A recent article in the NY Times is getting buzz and making rounds.
Just off-hand, here are some big idea innovations that are and will change the world:
The Evolution Machine [ref] == Radical Health and Biological Science driven advances
It is a strange combination of clumsiness and beauty. Sitting on a cheap-looking worktop is a motley ensemble of flasks, trays and tubes squeezed onto a home-made frame. Arrays of empty pipette tips wait expectantly. Bunches of black and grey wires adorn its corners. On the top, robotic arms slide purposefully back and forth along metal tracks, dropping liquids from one compartment to another in an intricately choreographed dance. Inside, bacteria are shunted through slim plastic tubes, and alternately coddled, chilled and electrocuted. The whole assembly is about a metre and a half across, and controlled by an ordinary computer.
Say hello to the evolution machine. It can achieve in days what takes genetic engineers years. So far it is just a prototype, but if its proponents are to be believed, future versions could revolutionise biology, allowing us to evolve new organisms or rewrite whole genomes with ease. It might even transform humanity itself.
Thorium Powered Vehicles [ref] == Replacement of Fossil Fuels for mobile vehicles
“Thorium, an abundant and radioactive rare earth mineral, could be used in conjunction with a laser and mini turbines to easily produce enough electricity to power a vehicle. When thorium is heated, it generates further heat surges, allowing it to be coupled with mini turbines to produce steam that can then be used to generate electricity. Combining a laser, radioactive material, and mini-turbines might sound like a complicated alternative solution to filling your gas tank, but there’s one feature that sells it as a great alternative solution: 1 gram of thorium produces the equivalent energy of 7,500 gallons of gasoline.”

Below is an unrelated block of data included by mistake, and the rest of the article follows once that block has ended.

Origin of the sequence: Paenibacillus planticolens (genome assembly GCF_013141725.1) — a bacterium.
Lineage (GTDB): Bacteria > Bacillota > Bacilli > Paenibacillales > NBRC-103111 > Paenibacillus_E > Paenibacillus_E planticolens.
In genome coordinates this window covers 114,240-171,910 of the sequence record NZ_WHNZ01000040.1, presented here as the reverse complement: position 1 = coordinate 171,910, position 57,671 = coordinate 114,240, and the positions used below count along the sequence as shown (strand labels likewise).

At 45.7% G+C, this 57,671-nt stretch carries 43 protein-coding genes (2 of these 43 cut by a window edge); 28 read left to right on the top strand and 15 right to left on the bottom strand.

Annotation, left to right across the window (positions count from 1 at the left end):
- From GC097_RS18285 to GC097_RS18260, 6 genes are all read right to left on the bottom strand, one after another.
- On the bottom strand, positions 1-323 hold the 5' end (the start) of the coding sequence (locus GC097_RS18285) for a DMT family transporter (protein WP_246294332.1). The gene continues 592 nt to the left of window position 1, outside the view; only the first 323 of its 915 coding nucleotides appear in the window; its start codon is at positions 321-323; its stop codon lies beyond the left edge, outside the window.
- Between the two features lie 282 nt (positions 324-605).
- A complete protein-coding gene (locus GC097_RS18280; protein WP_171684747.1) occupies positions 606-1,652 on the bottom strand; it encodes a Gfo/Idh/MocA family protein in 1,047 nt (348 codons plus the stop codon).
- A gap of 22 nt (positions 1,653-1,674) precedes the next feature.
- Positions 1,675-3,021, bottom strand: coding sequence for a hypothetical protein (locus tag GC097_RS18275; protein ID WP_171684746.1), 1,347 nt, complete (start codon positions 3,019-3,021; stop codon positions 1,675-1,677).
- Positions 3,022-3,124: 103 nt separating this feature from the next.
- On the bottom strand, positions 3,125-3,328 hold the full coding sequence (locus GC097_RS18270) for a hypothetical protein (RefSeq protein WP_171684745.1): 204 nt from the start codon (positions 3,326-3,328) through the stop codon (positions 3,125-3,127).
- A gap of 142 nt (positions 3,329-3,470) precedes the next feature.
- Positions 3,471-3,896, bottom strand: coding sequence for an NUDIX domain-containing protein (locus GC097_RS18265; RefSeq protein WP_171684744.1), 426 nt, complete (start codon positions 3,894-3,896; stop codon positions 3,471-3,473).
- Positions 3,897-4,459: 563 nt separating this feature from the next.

The Space Shaft [ref] == Cheap Orbital Lift Capacity
A private European organization has a proposal for creating 100-300 kilometer high multipurpose towers. The towers would be composed of moveable lighter-than-air rings stacked upon each other. Modules would be added from the bottom up and filled with a light gas. Shuttles within the shaft could take people and payloads to the top, slowly but inexpensively. In an interview with Sander Olson, Patrick Vankeirsbilk describes how the first towers could become operational within a decade, and could be used both for tourism and for getting payloads inexpensively into space.
Universal Anti-Viral[ref] == Better health and Quality of Life for all
Too good to be true? You might think this is impossible.
“Now, in a development that could transform how viral infections are treated, a team of researchers at MIT’s Lincoln Laboratory has designed a drug that can identify cells that have been infected by any type of virus, then kill those cells to terminate the infection.”
It works against 15 viruses tested so far.
Cure for Cancer via Applied Genetic Engineering [ref] == Increased Human Longevity and Quality of Life
Cancer Cured By Injecting White Blood Cells that had been genetically altered by a modified/harmless version of HIV
3D Printing [ref] Manufacturing only limited by our imaginations
Abundant and Cheap Energy for all should be our goal [ref]
I want to drive an affordable electric or gas/electric or some sort of flex-fuel vehicle as a mobility device. I want to take a train once a month to Madison or the Fox River Valley. I want to see a new nationwide network of smart electrical grids powered by small scale nuclear plants, municipal plasma furnaces, wind and solar (where the make sense) or whatever else entrepreneurs can dream up and successively execute. I long for the day of orbital solar power.
I love the idea of (and the change it will make) of Russia and Saudi Arabia and the others of their ilk being deprived of their ability to make mischief and misery for the rest of the world. I welcome their fall. This will be a good thing for the world.
Micro Robots For Health Care [ref] == Loner and Healthier Lives
They look like spirals with tiny heads, and screw through the liquid like miniature corkscrews. When moving, they resemble rather ungainly bacteria with long whip-like tails. They can only be observed under a microscope because, at a total length of 25 to 60 µm, they are almost as small as natural flagellated bacteria. Most are between 5 and 15 µm long, a few are more than 20 µm.[…]
What are your ideas?